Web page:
As I prepare to depart today for Colorado and this weekend’s Greeley Kennel Club shows, I cheerfully challenge Thomas Wolfe’s admonition of “You can’t go home again.”
My family moved to Colorado when I was just five years old, and my memory is awash with idyllic images of the state. After a happy life that has taken me into almost every corner of these United States, three locations stand out as emblems of the majesty of our country, the Grand Canyon, the California coastline in Big Sur and the Rocky Mountains. While I’ve had the opportunity as an adult to spend time at the first two locations, I have not been back to the Rockies since my youth.
Denver is one of America’s great cities and offers all the amenities (and challenges) of a major urban center, but it is its proximity to the wonders of the nation’s open spaces that make it special. Although I was very young when my mother and father packed up the old Chrysler and moved from Oklahoma City to Denver, I still remember the trip. As soon as we left OKC, I began looking for the mountains. I had only seen mountains on TV and in books. However, the first thing I remember that signaled I was in a different world was a herd of pronghorn antelope bounding through tall grass adjacent to the highway. I couldn’t have been more excited if my family had been on safari on the African veldt.
Soon after, the mountains loomed on the horizon, and my enthusiasm for my new home was kindled. The first thing on my agenda was to experience snow. I had lived most of my life in the South with just a short stay in Oklahoma and had never seen the white stuff. From our new home, I could see snow on the mountain tops, but I had to wait a few months before I was treated to snow on my front lawn. As much fun as I had making that first snowman, I had even more fun lacing up my first pair of ice skates and scrambling out on a nearby frozen lake. On one of our skating outings, I was lucky enough to see two future Olympic gold medalists, Hayes Allan Jenkins and his little brother David, the 1956 & 1960 winners.
But back to those mountains… my dad was an avid fisherman and an occasional hunter, and we would head to the mountains as often as we could. Some of our favorite destinations were the streams and lakes around Moffat Tunnel. The tunnel is one of the early 20th century’s greatest engineering marvels, a six-mile rail and water tunnel through the continental divide at a lofty 9,200 feet above sea level. The altitude meant there were only a few months a year that there was not snow around the streams, and even in those months the water was incredibly cold, and incredibly clear. It is no wonder that residents of the Rocky Mountain State are so protective of their environment.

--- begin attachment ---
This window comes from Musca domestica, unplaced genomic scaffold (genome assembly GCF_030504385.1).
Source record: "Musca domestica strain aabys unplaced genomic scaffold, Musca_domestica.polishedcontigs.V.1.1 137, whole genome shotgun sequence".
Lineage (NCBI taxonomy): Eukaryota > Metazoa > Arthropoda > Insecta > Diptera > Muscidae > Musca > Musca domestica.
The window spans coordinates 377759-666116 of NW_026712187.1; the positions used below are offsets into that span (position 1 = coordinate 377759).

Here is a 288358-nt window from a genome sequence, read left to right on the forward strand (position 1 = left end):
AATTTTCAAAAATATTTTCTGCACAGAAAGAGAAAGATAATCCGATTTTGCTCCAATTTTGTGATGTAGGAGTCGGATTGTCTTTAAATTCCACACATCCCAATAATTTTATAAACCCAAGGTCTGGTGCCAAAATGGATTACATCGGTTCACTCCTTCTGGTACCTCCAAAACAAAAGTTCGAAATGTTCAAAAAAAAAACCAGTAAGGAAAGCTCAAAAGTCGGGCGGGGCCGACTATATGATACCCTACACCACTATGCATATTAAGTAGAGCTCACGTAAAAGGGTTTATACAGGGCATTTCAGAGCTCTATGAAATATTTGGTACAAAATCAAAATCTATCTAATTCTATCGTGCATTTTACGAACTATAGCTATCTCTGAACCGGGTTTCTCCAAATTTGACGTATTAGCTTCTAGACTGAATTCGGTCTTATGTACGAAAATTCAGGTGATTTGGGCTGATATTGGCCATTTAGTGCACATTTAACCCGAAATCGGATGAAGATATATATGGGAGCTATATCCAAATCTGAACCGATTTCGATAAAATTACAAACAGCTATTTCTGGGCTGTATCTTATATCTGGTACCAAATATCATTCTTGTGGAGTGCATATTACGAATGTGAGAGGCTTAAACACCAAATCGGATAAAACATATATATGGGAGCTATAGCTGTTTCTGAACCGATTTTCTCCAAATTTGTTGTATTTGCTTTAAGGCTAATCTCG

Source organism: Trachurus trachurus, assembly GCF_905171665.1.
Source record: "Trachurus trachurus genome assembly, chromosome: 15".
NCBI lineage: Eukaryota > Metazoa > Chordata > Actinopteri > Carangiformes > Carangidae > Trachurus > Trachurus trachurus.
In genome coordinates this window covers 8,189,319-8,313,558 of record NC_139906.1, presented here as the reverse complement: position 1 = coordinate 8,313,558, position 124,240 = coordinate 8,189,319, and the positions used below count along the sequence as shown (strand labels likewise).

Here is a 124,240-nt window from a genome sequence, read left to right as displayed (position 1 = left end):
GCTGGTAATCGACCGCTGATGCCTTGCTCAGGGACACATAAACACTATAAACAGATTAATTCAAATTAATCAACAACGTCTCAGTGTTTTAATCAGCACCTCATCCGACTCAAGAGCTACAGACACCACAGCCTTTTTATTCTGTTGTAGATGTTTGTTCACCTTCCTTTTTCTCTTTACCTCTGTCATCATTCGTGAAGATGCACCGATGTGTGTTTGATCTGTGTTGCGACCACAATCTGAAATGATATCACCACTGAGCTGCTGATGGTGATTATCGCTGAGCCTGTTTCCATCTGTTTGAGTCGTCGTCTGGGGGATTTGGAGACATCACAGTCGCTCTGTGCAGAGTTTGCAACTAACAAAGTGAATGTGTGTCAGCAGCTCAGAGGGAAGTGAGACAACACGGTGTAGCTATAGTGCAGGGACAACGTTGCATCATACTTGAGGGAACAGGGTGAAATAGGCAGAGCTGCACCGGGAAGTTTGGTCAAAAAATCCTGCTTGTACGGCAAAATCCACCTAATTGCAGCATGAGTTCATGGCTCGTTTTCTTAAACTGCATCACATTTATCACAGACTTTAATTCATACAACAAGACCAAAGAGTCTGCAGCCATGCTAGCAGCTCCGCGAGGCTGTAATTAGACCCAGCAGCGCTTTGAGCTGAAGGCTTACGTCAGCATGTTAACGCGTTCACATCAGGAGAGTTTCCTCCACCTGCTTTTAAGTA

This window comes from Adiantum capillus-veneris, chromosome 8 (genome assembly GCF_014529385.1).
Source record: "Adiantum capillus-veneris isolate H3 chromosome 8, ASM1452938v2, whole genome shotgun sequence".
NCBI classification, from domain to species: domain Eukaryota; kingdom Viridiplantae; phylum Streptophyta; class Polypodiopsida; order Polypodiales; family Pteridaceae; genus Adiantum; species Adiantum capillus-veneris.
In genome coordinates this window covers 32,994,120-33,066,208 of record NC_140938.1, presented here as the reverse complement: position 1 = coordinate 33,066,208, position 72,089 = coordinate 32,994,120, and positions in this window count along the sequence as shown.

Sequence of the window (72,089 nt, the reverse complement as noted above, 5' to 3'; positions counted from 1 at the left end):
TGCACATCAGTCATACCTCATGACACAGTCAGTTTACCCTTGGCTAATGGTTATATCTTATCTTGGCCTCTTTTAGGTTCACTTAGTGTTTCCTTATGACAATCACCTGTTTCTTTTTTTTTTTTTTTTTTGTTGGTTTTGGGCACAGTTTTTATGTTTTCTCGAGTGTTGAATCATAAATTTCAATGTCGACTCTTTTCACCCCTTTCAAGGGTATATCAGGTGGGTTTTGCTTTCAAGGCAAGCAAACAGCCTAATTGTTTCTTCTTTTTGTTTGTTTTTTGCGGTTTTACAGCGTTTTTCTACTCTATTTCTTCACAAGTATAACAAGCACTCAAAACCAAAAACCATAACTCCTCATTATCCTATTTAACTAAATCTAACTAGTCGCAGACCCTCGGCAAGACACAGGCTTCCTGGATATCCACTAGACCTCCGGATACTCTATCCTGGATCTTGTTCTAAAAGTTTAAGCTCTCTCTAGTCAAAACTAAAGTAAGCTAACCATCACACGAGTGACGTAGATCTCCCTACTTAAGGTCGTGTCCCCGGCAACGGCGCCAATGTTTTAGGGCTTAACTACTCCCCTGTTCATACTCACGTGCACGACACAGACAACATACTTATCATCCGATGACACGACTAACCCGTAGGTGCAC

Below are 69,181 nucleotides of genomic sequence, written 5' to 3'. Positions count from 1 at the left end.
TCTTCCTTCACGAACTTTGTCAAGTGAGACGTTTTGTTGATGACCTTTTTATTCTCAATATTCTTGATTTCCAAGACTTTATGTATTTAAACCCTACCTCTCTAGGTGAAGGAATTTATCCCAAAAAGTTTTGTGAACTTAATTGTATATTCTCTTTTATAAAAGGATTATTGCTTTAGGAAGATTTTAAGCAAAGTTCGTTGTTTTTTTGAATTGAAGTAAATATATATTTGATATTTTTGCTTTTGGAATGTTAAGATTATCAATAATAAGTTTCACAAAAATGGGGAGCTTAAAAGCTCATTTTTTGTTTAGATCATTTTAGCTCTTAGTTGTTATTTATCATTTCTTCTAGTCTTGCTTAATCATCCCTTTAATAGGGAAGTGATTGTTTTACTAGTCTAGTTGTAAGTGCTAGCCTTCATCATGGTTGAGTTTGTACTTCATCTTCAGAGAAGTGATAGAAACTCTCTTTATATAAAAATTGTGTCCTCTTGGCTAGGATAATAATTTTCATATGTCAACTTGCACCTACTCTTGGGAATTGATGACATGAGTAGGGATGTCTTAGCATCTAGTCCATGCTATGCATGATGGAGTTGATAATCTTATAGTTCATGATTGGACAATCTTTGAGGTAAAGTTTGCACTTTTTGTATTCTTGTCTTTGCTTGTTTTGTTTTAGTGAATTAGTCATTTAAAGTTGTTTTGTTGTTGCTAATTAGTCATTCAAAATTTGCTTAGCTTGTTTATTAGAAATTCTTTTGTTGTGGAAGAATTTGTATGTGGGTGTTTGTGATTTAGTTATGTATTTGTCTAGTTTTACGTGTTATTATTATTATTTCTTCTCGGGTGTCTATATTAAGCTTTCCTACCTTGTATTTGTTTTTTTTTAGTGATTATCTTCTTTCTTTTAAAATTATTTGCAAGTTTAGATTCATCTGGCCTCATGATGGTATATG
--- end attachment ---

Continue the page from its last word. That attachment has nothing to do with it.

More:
The mountains were also the site of my first trip to cut our own Christmas tree. Back in those days, they did not have the ubiquitous Christmas tree farms we have. You just parked the truck and walked around in the woods until you found a suitable tree, a practice sure to bring the law down on you today. The steep incline also meant that once the tree was cut, you might have to chase it down the mountainside. While it seemed to unnerve my dad, I thought it was a clever way to get the tree down to the truck.
One my most loved memories of Colorado really has no geographic exclusivity. It was in Denver that Mom and Dad let me have my first dog, a Siberian Husky named Duke. Duke was only about 5 or 6 months old when it snowed for the first time that year. I remember him begging to be let out in that vocabulary peculiar to Siberians, then going absolutely nuts in the yard. It was a grand day for us both. I loved that dog so much that I made my parents name my youngest brother after him. To this day, he thinks he’s named after John Wayne.
Thomas Wolfe was probably right. You can’t really recapture the magic of your childhood. However, one of the advantages of age is that you appreciate your new memories as they happen. After all, I never went to a dog show in Colorado when I was a child. And that’s today’s Back Story.